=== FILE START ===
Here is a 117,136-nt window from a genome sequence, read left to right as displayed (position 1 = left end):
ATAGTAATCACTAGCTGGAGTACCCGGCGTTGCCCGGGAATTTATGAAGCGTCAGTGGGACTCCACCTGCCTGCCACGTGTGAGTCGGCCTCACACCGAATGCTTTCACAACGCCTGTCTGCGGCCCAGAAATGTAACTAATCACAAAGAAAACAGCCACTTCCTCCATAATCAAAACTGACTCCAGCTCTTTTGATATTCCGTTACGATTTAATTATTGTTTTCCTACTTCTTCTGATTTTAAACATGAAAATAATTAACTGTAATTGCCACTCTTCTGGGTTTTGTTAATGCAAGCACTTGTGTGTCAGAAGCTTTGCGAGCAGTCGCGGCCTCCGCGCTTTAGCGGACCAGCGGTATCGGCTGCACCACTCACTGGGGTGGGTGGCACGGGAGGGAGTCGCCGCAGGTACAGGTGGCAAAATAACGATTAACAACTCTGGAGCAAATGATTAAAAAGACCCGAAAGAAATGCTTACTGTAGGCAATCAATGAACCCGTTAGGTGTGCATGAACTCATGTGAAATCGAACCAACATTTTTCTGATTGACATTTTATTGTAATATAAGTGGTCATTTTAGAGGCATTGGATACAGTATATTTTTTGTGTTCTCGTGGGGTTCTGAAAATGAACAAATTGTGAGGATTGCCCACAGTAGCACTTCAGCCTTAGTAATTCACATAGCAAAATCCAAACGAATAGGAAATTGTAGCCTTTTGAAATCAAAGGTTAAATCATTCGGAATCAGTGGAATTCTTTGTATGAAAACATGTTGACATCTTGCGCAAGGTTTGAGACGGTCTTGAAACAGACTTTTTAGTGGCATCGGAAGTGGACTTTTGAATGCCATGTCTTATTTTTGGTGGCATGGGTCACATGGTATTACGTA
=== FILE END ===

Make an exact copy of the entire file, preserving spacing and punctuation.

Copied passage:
Here is a 117,136-nt window from a genome sequence, read left to right as displayed (position 1 = left end):
ATAGTAATCACTAGCTGGAGTACCCGGCGTTGCCCGGGAATTTATGAAGCGTCAGTGGGACTCCACCTGCCTGCCACGTGTGAGTCGGCCTCACACCGAATGCTTTCACAACGCCTGTCTGCGGCCCAGAAATGTAACTAATCACAAAGAAAACAGCCACTTCCTCCATAATCAAAACTGACTCCAGCTCTTTTGATATTCCGTTACGATTTAATTATTGTTTTCCTACTTCTTCTGATTTTAAACATGAAAATAATTAACTGTAATTGCCACTCTTCTGGGTTTTGTTAATGCAAGCACTTGTGTGTCAGAAGCTTTGCGAGCAGTCGCGGCCTCCGCGCTTTAGCGGACCAGCGGTATCGGCTGCACCACTCACTGGGGTGGGTGGCACGGGAGGGAGTCGCCGCAGGTACAGGTGGCAAAATAACGATTAACAACTCTGGAGCAAATGATTAAAAAGACCCGAAAGAAATGCTTACTGTAGGCAATCAATGAACCCGTTAGGTGTGCATGAACTCATGTGAAATCGAACCAACATTTTTCTGATTGACATTTTATTGTAATATAAGTGGTCATTTTAGAGGCATTGGATACAGTATATTTTTTGTGTTCTCGTGGGGTTCTGAAAATGAACAAATTGTGAGGATTGCCCACAGTAGCACTTCAGCCTTAGTAATTCACATAGCAAAATCCAAACGAATAGGAAATTGTAGCCTTTTGAAATCAAAGGTTAAATCATTCGGAATCAGTGGAATTCTTTGTATGAAAACATGTTGACATCTTGCGCAAGGTTTGAGACGGTCTTGAAACAGACTTTTTAGTGGCATCGGAAGTGGACTTTTGAATGCCATGTCTTATTTTTGGTGGCATGGGTCACATGGTATTACGTA